Incident involving 200 juveniles prompts closure of Carson shopping mall

Incident involving 200 juveniles prompts closure of Carson shopping mall

A significant incident involving around 200 juveniles led to the closure of a busy shopping mall in Carson on Saturday night. The disturbance began at the SouthBay Pavilion Mall, where authorities received reports of a large gathering at approximately 5:20 p.m., according to the Los Angeles County Sheriff’s Department.

During the gathering, the situation escalated as a trash can was set on fire and illegal fireworks were ignited inside one of the stores. Despite dispersal orders issued by law enforcement, the juveniles reportedly refused to comply, prompting the need for additional backup to manage the situation. The teens’ disruptive behavior not only endangered shoppers but also severely disrupted business operations.

Witnesses described chaotic scenes, with some juveniles starting fires in trash cans. Jamila Buie, a witness, mentioned that over 100 kids were detained as a result of the disturbance. Photos from the scene depicted a substantial law enforcement presence surrounding the mall, with numerous teen suspects being handcuffed and detained.

Authorities spent approximately five hours detaining the suspects involved in the incident. Around 60 to 70 juveniles were reportedly detained, and multiple juveniles were issued citations, requiring them to appear in court at a future date. Fortunately, no injuries or thefts from retail shops were reported during the incident.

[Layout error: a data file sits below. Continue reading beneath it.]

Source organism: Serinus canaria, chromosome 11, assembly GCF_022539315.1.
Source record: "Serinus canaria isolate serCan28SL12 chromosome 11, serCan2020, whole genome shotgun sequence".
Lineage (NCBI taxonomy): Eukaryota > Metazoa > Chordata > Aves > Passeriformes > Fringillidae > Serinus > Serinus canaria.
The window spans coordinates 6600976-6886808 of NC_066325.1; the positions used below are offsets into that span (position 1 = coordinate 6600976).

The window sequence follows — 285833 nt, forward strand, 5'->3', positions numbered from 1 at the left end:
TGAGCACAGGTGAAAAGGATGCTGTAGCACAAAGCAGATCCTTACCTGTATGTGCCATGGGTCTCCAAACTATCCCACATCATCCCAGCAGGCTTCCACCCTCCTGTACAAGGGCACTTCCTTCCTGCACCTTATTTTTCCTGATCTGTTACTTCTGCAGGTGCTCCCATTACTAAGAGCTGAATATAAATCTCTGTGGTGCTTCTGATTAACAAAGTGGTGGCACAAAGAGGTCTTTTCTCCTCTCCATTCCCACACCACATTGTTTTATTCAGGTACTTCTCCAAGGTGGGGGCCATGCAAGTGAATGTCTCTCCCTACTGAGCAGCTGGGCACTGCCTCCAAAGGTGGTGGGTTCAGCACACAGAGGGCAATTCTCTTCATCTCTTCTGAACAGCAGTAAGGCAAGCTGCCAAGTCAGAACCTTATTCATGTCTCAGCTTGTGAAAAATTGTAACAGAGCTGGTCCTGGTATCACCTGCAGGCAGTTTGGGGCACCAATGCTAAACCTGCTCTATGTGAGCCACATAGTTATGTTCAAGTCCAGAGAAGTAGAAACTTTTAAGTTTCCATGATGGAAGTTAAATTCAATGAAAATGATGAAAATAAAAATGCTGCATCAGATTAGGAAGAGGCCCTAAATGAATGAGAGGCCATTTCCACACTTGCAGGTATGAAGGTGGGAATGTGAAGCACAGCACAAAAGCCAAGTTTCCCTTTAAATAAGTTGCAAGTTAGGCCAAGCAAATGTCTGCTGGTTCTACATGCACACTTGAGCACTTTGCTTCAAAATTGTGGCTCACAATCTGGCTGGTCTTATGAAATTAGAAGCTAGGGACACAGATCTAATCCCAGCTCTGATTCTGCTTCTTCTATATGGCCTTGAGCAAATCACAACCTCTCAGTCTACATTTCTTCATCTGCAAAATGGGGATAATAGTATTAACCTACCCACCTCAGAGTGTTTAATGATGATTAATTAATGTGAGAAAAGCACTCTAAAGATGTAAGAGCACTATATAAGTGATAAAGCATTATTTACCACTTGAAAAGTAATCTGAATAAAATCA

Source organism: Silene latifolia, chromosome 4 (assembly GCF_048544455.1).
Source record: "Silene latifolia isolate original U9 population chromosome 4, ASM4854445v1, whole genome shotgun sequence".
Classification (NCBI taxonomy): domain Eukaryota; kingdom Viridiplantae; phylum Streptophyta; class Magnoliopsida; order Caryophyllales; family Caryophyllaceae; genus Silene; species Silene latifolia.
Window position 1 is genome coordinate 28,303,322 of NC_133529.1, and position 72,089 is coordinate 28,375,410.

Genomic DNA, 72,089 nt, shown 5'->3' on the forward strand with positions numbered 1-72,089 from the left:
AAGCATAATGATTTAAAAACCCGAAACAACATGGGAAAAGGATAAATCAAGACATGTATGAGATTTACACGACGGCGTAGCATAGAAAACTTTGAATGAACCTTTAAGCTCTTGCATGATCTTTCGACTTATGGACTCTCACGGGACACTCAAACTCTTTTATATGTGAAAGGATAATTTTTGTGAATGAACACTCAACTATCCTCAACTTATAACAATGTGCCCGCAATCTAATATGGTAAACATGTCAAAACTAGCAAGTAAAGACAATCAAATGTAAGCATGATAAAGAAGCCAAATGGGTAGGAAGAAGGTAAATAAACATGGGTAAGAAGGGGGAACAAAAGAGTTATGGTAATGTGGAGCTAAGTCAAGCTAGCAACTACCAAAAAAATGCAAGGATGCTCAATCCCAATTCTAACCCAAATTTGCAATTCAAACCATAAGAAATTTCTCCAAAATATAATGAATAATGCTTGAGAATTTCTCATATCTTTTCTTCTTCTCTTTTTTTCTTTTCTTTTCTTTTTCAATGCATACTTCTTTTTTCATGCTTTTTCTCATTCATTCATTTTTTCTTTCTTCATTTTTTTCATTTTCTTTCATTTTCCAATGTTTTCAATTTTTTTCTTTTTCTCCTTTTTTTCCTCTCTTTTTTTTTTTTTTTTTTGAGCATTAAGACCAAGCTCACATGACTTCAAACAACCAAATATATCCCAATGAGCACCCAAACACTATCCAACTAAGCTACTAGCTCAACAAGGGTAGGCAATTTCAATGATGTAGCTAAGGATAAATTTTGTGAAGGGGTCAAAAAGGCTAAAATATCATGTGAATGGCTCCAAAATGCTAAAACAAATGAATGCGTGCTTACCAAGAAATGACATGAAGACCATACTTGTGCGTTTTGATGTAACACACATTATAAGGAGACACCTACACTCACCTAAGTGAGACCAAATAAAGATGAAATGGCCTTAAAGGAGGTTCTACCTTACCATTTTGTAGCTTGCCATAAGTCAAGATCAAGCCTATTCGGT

In a related event earlier that day, five youths were arrested after disruptive crowds of teens descended on the Del Amo Fashion Center in Torrance, leading to the closure of the mall and nearby streets. Torrance police officers, who were patrolling the mall at around 12:42 p.m., observed a large group of juveniles fighting. The officers escorted them off the mall’s property, but the situation escalated later in the afternoon.

By 4:30 p.m., crowds of juveniles had gathered at different spots within the shopping center. The escalating disruptive behavior resulted in minor injuries to a juvenile and a police officer. Torrance police called for assistance from nearly a dozen other law enforcement agencies. Officers formed a skirmish line, issued a dispersal order, and escorted the young people away from the mall and surrounding businesses.

The five juveniles arrested in Torrance included three girls and two boys. Torrance Mayor George K. Chen expressed his dismay over the incident and praised the law enforcement response. He stated, “We have entered a very sad state when youth visit our community and cause harm and havoc.”

The Police Department noted that four of the arrested youths were from Los Angeles, Hawthorne, Compton, and Gardena, while the residence of the fifth was unknown. Despite some 911 calls reporting youth “indiscriminately throwing bottles,” businesses did not report any thefts or significant vandalism.

As a result of the incident, Carson Street was closed from Madrona Avenue to Del Amo Circle East, and Del Amo Circle East was closed from Carson Street to Fashion Way. Fashion Way was also closed from Madrona Avenue to Amie Avenue. Traffic resumed in all directions around midnight.

The Daily Breeze reported that the Del Amo Fashion Center shut down early after police arrived at the shopping center around 5 p.m. The mall, which was scheduled to close at 9 p.m., closed earlier than planned. However, the police activity on Saturday was not expected to affect the mall’s hours on New Year’s Eve. The mall was scheduled to be open from 11 a.m. to 6 p.m. on Sunday, according to the shopping center’s website.

These incidents highlight the challenges faced by law enforcement and community leaders in managing large gatherings of juveniles and ensuring public safety. The swift response by multiple law enforcement agencies helped to prevent further escalation and maintain order, but the events have raised concerns about youth behavior and the potential for similar disturbances in the future.

Source: KTLA, The Daily Breeze

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